Dan Houser, the creative force behind Grand Theft Auto and Red Dead Redemption 2, is leaving Rockstar Games. Shares in Rockstar’s parent company, Take-Two Interactive, was down 6% on Wednesday on the announcement.

In the UK, 48% of girls aged 5 to 15 now play games online, up from 39% in 2018. 71% of boys aged 5 to 15 play games online, unchanged from 2018.

The Disinformation Age

The Atlantic discusses The Billion-Dollar Disinformation Campaign to Reelect the President. Interesting read.

I was surprised by the effect it had on me. I’d assumed that my skepticism and media literacy would inoculate me against such distortions. But I soon found myself reflexively questioning every headline.

Surveillance and Privacy

A New York school is adopting facial recognition technology in the hopes of improving safety. The technology scans faces looking for people that match a particular list and will also scan for guns. Opponents of the new technology are concerned about privacy, accuracy, and racial bias.

That list includes sex offenders in the area, people prohibited from seeing students by restraining orders, former employees who are barred from visiting the schools and others deemed “credible threats” by law enforcement.

Augmented Humans

A handful of Canadian construction companies are now using exoskeletons.

Rennehan said it could take a team of three people up to four days to chip away tiles in a washroom at a retail store. With the help of exosuits, two people can do the same work in two days “with 90 per cent less fatigue.”


SpaceX is likely to spin out its Starlink satellite internet business in an IPO according to Gwynne Shotwell, the company’s president.

Starlink is the largest constellation of commercial satellites. It currently contains some 240 satellites in low-Earth orbit, most of which are orbiting 340 miles (550 km) above our heads. Thousands more satellites are expected to be added to the network in the coming years.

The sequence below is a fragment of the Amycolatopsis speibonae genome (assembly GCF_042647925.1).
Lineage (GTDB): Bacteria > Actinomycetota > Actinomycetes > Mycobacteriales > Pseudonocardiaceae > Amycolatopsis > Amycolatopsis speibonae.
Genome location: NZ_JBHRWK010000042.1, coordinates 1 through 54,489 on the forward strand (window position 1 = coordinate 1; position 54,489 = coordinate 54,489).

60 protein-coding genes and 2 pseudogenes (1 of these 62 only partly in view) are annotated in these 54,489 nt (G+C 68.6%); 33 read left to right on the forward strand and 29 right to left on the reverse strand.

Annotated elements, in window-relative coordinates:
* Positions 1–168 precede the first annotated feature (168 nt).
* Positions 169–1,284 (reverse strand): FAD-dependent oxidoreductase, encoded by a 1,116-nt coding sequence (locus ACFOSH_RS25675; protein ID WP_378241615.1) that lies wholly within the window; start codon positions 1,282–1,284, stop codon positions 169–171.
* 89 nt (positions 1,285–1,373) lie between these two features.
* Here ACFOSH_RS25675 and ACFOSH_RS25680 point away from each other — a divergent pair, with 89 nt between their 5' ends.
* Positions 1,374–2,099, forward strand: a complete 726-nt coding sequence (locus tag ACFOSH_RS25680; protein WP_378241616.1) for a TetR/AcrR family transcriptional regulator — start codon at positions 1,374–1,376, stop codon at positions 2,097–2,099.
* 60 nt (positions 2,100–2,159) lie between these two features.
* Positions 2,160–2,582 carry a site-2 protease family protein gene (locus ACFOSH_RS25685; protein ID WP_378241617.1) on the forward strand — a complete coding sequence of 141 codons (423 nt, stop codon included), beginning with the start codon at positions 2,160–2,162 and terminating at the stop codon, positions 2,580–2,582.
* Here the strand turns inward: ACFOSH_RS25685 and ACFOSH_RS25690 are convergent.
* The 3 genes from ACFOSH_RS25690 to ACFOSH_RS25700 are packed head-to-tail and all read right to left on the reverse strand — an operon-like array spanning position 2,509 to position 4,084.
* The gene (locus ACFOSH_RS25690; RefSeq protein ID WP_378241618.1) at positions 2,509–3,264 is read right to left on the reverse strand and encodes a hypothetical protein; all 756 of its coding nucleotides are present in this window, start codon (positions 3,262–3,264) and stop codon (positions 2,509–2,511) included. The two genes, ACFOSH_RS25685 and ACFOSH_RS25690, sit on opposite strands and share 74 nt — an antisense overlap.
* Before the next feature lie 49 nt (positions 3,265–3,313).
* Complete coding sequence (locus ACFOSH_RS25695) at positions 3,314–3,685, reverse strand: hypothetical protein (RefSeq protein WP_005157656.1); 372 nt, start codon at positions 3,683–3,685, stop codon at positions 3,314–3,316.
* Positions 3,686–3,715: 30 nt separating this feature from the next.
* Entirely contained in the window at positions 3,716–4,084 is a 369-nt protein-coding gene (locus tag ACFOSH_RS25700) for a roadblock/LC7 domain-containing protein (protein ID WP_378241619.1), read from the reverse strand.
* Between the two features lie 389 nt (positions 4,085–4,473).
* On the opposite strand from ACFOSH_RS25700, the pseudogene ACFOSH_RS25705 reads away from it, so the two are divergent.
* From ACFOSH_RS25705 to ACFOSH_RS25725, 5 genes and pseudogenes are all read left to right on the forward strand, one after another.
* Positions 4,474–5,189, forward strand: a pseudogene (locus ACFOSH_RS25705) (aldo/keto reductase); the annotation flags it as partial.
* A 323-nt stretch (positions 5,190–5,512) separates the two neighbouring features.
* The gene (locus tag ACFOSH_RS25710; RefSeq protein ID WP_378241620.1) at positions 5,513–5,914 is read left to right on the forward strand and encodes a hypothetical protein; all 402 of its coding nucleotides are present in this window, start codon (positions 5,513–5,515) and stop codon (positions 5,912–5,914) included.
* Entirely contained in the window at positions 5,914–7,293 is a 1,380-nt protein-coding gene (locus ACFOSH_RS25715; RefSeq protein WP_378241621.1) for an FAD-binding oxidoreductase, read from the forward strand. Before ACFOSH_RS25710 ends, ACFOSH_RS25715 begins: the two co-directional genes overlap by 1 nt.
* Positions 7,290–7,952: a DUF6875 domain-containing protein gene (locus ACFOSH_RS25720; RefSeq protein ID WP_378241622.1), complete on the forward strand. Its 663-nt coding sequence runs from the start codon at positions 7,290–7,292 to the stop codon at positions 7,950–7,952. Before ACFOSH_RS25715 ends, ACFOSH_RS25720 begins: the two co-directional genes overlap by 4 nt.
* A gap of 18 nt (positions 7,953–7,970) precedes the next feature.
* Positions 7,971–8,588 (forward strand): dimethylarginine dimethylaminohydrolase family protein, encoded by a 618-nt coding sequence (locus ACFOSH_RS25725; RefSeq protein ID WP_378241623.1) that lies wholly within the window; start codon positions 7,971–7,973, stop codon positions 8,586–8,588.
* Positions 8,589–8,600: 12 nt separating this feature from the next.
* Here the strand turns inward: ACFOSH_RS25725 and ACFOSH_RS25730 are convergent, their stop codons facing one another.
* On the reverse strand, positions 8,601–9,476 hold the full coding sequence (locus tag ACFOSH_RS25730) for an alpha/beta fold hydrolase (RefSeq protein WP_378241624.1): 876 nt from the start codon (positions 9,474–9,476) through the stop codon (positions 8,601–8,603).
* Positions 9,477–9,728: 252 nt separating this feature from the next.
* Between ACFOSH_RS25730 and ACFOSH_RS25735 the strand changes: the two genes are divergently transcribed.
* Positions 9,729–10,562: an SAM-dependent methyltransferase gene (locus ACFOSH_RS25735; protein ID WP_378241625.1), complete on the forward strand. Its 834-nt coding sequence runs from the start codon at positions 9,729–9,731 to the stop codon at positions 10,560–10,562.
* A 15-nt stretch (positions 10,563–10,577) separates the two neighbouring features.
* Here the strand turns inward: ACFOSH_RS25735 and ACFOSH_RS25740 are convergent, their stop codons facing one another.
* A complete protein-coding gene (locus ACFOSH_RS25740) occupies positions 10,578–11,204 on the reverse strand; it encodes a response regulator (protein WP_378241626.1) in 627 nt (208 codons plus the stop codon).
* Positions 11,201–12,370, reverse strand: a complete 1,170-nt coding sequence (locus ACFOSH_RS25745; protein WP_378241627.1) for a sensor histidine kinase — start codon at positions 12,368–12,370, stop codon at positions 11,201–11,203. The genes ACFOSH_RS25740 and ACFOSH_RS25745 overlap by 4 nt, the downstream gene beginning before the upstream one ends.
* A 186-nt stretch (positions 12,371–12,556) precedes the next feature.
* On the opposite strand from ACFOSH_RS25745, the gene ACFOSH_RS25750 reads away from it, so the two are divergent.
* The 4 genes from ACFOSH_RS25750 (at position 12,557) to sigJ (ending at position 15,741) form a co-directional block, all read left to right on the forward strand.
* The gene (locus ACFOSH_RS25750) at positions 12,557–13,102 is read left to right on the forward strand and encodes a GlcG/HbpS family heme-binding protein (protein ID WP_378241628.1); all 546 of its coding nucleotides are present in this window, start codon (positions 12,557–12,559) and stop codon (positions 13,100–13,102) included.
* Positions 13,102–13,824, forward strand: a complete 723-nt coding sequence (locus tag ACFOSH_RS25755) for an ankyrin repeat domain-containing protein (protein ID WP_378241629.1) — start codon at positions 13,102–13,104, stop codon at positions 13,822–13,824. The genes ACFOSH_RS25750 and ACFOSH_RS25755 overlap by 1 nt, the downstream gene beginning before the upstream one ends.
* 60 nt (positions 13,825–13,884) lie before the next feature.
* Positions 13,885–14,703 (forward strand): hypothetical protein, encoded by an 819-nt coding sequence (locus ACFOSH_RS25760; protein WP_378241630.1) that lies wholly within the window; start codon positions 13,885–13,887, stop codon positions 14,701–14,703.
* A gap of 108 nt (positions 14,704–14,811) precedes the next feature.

SpaceX founder Elon Musk says the satellites eventually will provide broadband connectivity around the world; the US Air Force already is piloting the technology to connect with its fighter jets.

A Russian satellite seems to be stalking a US spy satellite.


The UK’s decision to allow Huawei to build part of its 5G network, despite US concerns, has prompted US attorney-general William Barr to suggest that the US take controlling stakes in Ericsson and Nokia to help build a stronger international competitor. Ericsson and Nokia shares were up 10% and 11% over the week respectively.


Visual Capitalist visualises 700 years of falling interest rates.

Visualizing the 700-Year Decline of Interest Rates

Activist hedge fund Elliott Management has built a $2.5 billion stake in SoftBank Group and is pushing for change.

SoftBank Vision Fund 2 could come in at less than half its planned $108 billion size.

Other Snippets

Nike’s performance shoes illustrate the leading role technology and data play in creating athletic footwear today.

Snowflake, a cloud software vendor focused on storing and analysing data, is now valued at $12.4 billion after a recent investment by Salesforces’s venture capital arm and Dragoneer Investment Group. The company generated over $100 million in revenue last year and is currently one of the fastest-growing tools being adopted by businesses.

Personal Plug: We sent out the December Quarter Update for the Perpetual Global Innovation Share Fund last week, which mainly talks about stocks I think are interesting. The fund is open to Australian investors.

About Thomas Rice

Thomas Rice is the portfolio manager for the Perpetual Global Innovation Share Fund, based in Sydney, Australia. You can find him on Twitter at @thomasrice_au.